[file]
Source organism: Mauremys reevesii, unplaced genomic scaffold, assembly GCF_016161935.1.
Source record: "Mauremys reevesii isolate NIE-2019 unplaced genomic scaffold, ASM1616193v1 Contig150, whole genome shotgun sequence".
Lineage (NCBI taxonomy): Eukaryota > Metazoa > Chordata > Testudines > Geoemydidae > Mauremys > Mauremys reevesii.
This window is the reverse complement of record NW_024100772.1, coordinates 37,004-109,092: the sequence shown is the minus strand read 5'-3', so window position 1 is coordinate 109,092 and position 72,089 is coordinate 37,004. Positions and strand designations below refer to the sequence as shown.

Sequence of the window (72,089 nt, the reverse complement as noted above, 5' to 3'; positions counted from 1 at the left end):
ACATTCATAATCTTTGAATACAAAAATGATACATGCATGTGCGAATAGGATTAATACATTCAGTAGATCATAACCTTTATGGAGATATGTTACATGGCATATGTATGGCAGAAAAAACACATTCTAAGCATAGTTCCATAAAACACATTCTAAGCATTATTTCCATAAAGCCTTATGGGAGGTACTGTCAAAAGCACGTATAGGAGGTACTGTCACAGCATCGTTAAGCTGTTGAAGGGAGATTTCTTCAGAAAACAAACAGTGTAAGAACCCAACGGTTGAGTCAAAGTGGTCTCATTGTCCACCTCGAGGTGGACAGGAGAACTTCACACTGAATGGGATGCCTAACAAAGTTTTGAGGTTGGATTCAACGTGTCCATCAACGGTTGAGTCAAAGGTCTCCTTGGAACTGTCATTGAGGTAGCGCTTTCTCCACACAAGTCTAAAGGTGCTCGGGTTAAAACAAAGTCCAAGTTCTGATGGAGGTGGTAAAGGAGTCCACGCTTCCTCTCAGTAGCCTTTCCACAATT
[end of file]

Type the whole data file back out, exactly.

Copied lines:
Source organism: Mauremys reevesii, unplaced genomic scaffold, assembly GCF_016161935.1.
Source record: "Mauremys reevesii isolate NIE-2019 unplaced genomic scaffold, ASM1616193v1 Contig150, whole genome shotgun sequence".
Lineage (NCBI taxonomy): Eukaryota > Metazoa > Chordata > Testudines > Geoemydidae > Mauremys > Mauremys reevesii.
This window is the reverse complement of record NW_024100772.1, coordinates 37,004-109,092: the sequence shown is the minus strand read 5'-3', so window position 1 is coordinate 109,092 and position 72,089 is coordinate 37,004. Positions and strand designations below refer to the sequence as shown.

Sequence of the window (72,089 nt, the reverse complement as noted above, 5' to 3'; positions counted from 1 at the left end):
ACATTCATAATCTTTGAATACAAAAATGATACATGCATGTGCGAATAGGATTAATACATTCAGTAGATCATAACCTTTATGGAGATATGTTACATGGCATATGTATGGCAGAAAAAACACATTCTAAGCATAGTTCCATAAAACACATTCTAAGCATTATTTCCATAAAGCCTTATGGGAGGTACTGTCAAAAGCACGTATAGGAGGTACTGTCACAGCATCGTTAAGCTGTTGAAGGGAGATTTCTTCAGAAAACAAACAGTGTAAGAACCCAACGGTTGAGTCAAAGTGGTCTCATTGTCCACCTCGAGGTGGACAGGAGAACTTCACACTGAATGGGATGCCTAACAAAGTTTTGAGGTTGGATTCAACGTGTCCATCAACGGTTGAGTCAAAGGTCTCCTTGGAACTGTCATTGAGGTAGCGCTTTCTCCACACAAGTCTAAAGGTGCTCGGGTTAAAACAAAGTCCAAGTTCTGATGGAGGTGGTAAAGGAGTCCACGCTTCCTCTCAGTAGCCTTTCCACAATT